Most systems don't fail because of a single catastrophic event. Readers of books like 'Into Thin Air' will know that major disasters are usually the result of a succession of mistakes that compound into a horrific tragedy. For instance, the Mt. Everest disaster of 1996 covered by 'Into Thin Air' cost eight lives, including those of two of the best-known Everest guides of the time, because of a succession of missteps. Inattention to the weather, a missing radio, friction between the lead sherpas of two cooperating climbing parties, high profile climbers focused more on media attention than on safe climbing ... none of these were disastrous by themselves, but taken together, and with the added stress of a sudden but relatively mild storm, they led to catastrophe. And it is noteworthy that these missteps can be blamed squarely on the people at the center of the tragedy.
I nearly lost my life last Sunday, Feb 26, 2006, through a similar chain of events. The full story is told here, but in a nutshell I was blown off my racing kayak by sudden storm winds while paddling solo in San Francisco Bay, got separated from my boat and was drifting away from shore in strong currents and offshore winds, and rescued from a death by hypothermia only because the last couple of boats still out happened to notice me in the water. Another ten minutes and I would have bought it, a victim of many small errors and omissions that summed up to disaster (ignoring the forecasted storm and paddling in open water, not wearing an ankle leash to attach myself to the boat, not carrying my cell phone, not staying closer to land, etc.)
I had little time - and interest - in drawing larger lessons from my experience while drifting in the frigid Bay waters, but after thawing out I contemplated how companies, too, arrive at catastrophe via creeping mistakes that fall into a few broad categories:
- Ignoring reality - at their peril: a kayaker in a puny kevlar shell cannot shape the weather, and a startup with its minuscule resources cannot shape the market. Sunny skies an hour ago, or deep pocketed enterprise buyers last year, are no excuse for foregoing rapid repositioning in the face of a storm in the sky or the market.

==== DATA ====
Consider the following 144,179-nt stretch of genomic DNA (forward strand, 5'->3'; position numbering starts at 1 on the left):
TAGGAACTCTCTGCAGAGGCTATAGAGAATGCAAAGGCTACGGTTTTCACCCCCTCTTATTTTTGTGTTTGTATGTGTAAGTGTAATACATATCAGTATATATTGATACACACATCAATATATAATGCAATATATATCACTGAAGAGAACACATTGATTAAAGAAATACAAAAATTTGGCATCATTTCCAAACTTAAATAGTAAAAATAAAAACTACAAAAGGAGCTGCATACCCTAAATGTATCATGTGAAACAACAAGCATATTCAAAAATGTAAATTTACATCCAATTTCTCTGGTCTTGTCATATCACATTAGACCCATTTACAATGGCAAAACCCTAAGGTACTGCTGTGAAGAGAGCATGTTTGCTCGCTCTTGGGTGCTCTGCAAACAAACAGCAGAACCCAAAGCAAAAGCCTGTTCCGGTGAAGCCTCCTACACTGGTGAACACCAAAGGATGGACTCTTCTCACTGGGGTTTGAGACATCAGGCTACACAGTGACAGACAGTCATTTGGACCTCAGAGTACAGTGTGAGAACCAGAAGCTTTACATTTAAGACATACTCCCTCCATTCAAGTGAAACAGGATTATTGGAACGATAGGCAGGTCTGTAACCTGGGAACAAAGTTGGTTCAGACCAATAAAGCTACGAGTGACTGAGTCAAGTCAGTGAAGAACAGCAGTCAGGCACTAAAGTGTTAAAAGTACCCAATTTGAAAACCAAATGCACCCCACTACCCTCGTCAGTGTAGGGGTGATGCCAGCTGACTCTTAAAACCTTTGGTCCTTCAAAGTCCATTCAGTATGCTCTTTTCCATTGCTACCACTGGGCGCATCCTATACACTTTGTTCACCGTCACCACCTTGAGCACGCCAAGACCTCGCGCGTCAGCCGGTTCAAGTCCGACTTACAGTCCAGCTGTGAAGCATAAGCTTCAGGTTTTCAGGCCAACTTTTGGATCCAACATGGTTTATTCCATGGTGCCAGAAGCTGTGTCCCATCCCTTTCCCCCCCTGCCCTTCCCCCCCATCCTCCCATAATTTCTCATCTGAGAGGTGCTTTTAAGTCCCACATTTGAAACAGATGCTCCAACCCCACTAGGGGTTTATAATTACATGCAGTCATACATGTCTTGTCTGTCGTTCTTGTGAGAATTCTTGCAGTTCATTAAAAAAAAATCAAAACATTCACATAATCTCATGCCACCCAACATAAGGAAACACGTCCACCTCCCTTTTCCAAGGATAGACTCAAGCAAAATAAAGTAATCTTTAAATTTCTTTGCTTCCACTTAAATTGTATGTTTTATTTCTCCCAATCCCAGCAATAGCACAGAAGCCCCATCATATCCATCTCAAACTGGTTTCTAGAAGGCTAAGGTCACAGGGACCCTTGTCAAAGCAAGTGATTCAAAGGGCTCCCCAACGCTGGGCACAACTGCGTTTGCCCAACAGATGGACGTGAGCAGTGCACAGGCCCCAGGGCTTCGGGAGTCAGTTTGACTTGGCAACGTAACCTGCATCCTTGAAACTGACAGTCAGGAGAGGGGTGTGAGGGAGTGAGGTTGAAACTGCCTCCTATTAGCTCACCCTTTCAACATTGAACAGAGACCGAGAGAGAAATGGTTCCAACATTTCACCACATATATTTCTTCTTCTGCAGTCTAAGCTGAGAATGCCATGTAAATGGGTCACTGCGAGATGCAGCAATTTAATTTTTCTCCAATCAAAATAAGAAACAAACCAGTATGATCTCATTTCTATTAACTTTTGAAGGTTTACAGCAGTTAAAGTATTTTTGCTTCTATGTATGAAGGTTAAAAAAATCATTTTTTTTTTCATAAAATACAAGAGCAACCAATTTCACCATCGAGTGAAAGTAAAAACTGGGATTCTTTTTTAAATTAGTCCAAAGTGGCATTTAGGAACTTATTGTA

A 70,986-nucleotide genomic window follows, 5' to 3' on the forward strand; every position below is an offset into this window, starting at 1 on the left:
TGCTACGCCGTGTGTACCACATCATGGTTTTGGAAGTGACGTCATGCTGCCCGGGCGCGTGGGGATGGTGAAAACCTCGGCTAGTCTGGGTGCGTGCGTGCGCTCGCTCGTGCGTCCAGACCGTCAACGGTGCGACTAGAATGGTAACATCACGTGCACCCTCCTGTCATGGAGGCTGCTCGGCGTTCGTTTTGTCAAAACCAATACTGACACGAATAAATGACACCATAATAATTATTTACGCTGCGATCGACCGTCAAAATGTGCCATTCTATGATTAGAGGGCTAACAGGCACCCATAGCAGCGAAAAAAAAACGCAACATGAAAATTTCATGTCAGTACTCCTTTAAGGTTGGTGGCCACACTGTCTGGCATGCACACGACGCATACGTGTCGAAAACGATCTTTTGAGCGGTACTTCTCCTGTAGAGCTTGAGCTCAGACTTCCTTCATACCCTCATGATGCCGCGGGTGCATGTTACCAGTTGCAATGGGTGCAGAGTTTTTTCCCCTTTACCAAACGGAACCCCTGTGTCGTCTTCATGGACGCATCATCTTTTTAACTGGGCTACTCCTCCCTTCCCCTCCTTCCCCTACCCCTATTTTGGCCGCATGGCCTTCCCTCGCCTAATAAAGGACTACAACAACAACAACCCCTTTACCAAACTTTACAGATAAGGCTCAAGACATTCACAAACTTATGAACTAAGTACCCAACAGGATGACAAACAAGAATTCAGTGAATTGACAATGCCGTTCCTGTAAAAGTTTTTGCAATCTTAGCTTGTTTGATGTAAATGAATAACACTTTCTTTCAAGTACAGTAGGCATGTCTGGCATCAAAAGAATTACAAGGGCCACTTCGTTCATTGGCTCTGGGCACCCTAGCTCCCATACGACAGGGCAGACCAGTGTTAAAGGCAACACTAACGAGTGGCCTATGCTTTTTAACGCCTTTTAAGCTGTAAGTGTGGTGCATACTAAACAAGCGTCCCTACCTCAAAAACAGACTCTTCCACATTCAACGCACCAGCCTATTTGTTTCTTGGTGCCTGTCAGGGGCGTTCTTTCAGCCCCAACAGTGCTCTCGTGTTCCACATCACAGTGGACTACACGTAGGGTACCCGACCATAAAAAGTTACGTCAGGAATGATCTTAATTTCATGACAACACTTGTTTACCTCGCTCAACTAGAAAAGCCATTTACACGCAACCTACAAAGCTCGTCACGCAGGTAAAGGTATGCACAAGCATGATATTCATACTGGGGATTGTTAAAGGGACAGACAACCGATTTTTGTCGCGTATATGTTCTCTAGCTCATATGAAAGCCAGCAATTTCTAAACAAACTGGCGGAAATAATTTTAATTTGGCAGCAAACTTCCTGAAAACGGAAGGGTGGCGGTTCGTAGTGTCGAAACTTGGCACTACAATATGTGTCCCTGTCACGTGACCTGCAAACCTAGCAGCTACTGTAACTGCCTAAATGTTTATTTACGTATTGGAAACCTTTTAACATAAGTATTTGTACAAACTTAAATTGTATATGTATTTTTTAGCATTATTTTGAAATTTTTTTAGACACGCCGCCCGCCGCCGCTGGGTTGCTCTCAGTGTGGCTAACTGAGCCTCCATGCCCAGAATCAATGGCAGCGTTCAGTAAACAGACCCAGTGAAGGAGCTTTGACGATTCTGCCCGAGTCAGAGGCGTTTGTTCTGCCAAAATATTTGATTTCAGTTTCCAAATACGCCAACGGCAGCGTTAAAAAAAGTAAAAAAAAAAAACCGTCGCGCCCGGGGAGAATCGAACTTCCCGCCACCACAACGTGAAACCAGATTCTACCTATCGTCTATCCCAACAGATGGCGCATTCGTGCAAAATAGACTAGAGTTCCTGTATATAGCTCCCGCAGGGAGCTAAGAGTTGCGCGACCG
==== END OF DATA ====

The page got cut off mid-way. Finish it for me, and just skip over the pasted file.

- Risks without rewards: mountaineers take risks with every step on the mountain, and startups take risks from the moment they're formed. But avoidable risks - risks of inattention, risks that promise no reward - magnify your chances of failure. So bolt in that extra protection, take out that venture debt when it's offered, and resolve to take only those risks that have a clear payoff.
- Hubris: there's a fine line between steely confidence and overarching hubris; the former lets you overcome unanticipated obstacles, while the latter unnerves you in the face of foreseeable hazards. Good entrepreneurs like to control their destiny; great entrepreneurs know that they only have control over their own actions.
- Ego-driven goal-setting: Rob Hall and Scott Fischer, the world-famous guides who lost their lives on Mt. Everest in 1996, were driven by their egos, and media attention surrounding their expeditions, to keep climbing much after their pre-determined turnaround time. They lost sight of the larger goal of surviving to fight another day; similarly, so many startups are driven by ego to dominate the world, or kill Microsoft, or take out Google, when the real goal is to attract a large audience whose needs they can profitable serve. Killing Microsoft can always be done in Phase 2 - if you survive Phase 1.
- It's Nobody's Problem: teams that tackle challenging missions need crisp lines of responsibility; if two people aren't sure which of them will be responsible for carrying the VHF radio on an open-water kayaking expedition, it's likely that neither will carry it. And if the VP of Sales and the VP of Marketing aren't sure who's really on the line for lead generation, chances are your company won't get a whole lot of new leads.